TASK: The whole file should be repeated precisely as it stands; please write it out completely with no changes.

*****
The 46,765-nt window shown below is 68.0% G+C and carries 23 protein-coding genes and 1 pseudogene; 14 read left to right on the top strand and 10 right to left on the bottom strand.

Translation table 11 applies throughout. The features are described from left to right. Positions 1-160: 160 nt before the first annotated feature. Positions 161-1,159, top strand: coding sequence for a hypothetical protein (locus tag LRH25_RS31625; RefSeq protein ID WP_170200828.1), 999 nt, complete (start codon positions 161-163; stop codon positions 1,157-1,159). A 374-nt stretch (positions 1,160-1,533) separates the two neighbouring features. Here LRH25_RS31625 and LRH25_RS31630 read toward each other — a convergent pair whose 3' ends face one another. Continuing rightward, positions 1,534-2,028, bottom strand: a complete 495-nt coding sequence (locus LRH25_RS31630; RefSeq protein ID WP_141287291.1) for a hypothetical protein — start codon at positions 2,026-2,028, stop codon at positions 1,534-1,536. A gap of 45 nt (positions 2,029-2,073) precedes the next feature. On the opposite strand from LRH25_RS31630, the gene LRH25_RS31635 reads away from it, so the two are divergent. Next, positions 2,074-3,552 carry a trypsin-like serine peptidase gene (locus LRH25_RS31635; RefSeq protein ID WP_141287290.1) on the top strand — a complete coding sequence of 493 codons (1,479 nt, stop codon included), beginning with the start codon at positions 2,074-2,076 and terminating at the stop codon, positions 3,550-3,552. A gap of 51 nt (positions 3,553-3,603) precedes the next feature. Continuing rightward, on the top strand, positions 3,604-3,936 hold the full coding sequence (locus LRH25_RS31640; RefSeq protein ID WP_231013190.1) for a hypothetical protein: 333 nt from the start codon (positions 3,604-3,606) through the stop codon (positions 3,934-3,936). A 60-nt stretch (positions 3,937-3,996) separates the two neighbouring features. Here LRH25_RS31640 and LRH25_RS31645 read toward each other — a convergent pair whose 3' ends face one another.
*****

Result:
The 46,765-nt window shown below is 68.0% G+C and carries 23 protein-coding genes and 1 pseudogene; 14 read left to right on the top strand and 10 right to left on the bottom strand.

Translation table 11 applies throughout. The features are described from left to right. Positions 1-160: 160 nt before the first annotated feature. Positions 161-1,159, top strand: coding sequence for a hypothetical protein (locus tag LRH25_RS31625; RefSeq protein ID WP_170200828.1), 999 nt, complete (start codon positions 161-163; stop codon positions 1,157-1,159). A 374-nt stretch (positions 1,160-1,533) separates the two neighbouring features. Here LRH25_RS31625 and LRH25_RS31630 read toward each other — a convergent pair whose 3' ends face one another. Continuing rightward, positions 1,534-2,028, bottom strand: a complete 495-nt coding sequence (locus LRH25_RS31630; RefSeq protein ID WP_141287291.1) for a hypothetical protein — start codon at positions 2,026-2,028, stop codon at positions 1,534-1,536. A gap of 45 nt (positions 2,029-2,073) precedes the next feature. On the opposite strand from LRH25_RS31630, the gene LRH25_RS31635 reads away from it, so the two are divergent. Next, positions 2,074-3,552 carry a trypsin-like serine peptidase gene (locus LRH25_RS31635; RefSeq protein ID WP_141287290.1) on the top strand — a complete coding sequence of 493 codons (1,479 nt, stop codon included), beginning with the start codon at positions 2,074-2,076 and terminating at the stop codon, positions 3,550-3,552. A gap of 51 nt (positions 3,553-3,603) precedes the next feature. Continuing rightward, on the top strand, positions 3,604-3,936 hold the full coding sequence (locus LRH25_RS31640; RefSeq protein ID WP_231013190.1) for a hypothetical protein: 333 nt from the start codon (positions 3,604-3,606) through the stop codon (positions 3,934-3,936). A 60-nt stretch (positions 3,937-3,996) separates the two neighbouring features. Here LRH25_RS31640 and LRH25_RS31645 read toward each other — a convergent pair whose 3' ends face one another.